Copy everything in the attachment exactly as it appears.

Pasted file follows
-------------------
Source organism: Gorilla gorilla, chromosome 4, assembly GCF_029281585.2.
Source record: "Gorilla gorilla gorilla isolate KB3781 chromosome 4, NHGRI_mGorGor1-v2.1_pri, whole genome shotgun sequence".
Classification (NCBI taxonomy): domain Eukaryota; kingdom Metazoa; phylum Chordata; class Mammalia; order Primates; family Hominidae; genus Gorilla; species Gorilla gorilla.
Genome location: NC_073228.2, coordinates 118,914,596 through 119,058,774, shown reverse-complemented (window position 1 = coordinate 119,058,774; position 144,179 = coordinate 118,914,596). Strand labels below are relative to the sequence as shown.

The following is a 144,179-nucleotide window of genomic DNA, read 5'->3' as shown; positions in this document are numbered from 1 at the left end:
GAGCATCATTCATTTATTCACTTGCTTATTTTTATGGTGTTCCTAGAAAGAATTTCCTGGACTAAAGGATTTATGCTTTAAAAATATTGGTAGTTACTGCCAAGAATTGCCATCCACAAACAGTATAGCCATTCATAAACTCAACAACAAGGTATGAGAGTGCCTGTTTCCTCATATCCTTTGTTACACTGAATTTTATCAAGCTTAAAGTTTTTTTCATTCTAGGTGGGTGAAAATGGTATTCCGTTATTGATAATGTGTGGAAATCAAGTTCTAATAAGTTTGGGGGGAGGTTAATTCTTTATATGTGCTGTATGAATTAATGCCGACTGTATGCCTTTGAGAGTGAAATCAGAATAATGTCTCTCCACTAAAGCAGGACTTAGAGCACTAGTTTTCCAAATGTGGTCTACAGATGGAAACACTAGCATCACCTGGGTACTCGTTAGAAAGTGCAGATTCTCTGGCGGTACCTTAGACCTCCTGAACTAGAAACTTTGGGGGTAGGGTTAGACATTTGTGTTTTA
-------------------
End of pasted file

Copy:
Source organism: Gorilla gorilla, chromosome 4, assembly GCF_029281585.2.
Source record: "Gorilla gorilla gorilla isolate KB3781 chromosome 4, NHGRI_mGorGor1-v2.1_pri, whole genome shotgun sequence".
Classification (NCBI taxonomy): domain Eukaryota; kingdom Metazoa; phylum Chordata; class Mammalia; order Primates; family Hominidae; genus Gorilla; species Gorilla gorilla.
Genome location: NC_073228.2, coordinates 118,914,596 through 119,058,774, shown reverse-complemented (window position 1 = coordinate 119,058,774; position 144,179 = coordinate 118,914,596). Strand labels below are relative to the sequence as shown.

The following is a 144,179-nucleotide window of genomic DNA, read 5'->3' as shown; positions in this document are numbered from 1 at the left end:
GAGCATCATTCATTTATTCACTTGCTTATTTTTATGGTGTTCCTAGAAAGAATTTCCTGGACTAAAGGATTTATGCTTTAAAAATATTGGTAGTTACTGCCAAGAATTGCCATCCACAAACAGTATAGCCATTCATAAACTCAACAACAAGGTATGAGAGTGCCTGTTTCCTCATATCCTTTGTTACACTGAATTTTATCAAGCTTAAAGTTTTTTTCATTCTAGGTGGGTGAAAATGGTATTCCGTTATTGATAATGTGTGGAAATCAAGTTCTAATAAGTTTGGGGGGAGGTTAATTCTTTATATGTGCTGTATGAATTAATGCCGACTGTATGCCTTTGAGAGTGAAATCAGAATAATGTCTCTCCACTAAAGCAGGACTTAGAGCACTAGTTTTCCAAATGTGGTCTACAGATGGAAACACTAGCATCACCTGGGTACTCGTTAGAAAGTGCAGATTCTCTGGCGGTACCTTAGACCTCCTGAACTAGAAACTTTGGGGGTAGGGTTAGACATTTGTGTTTTA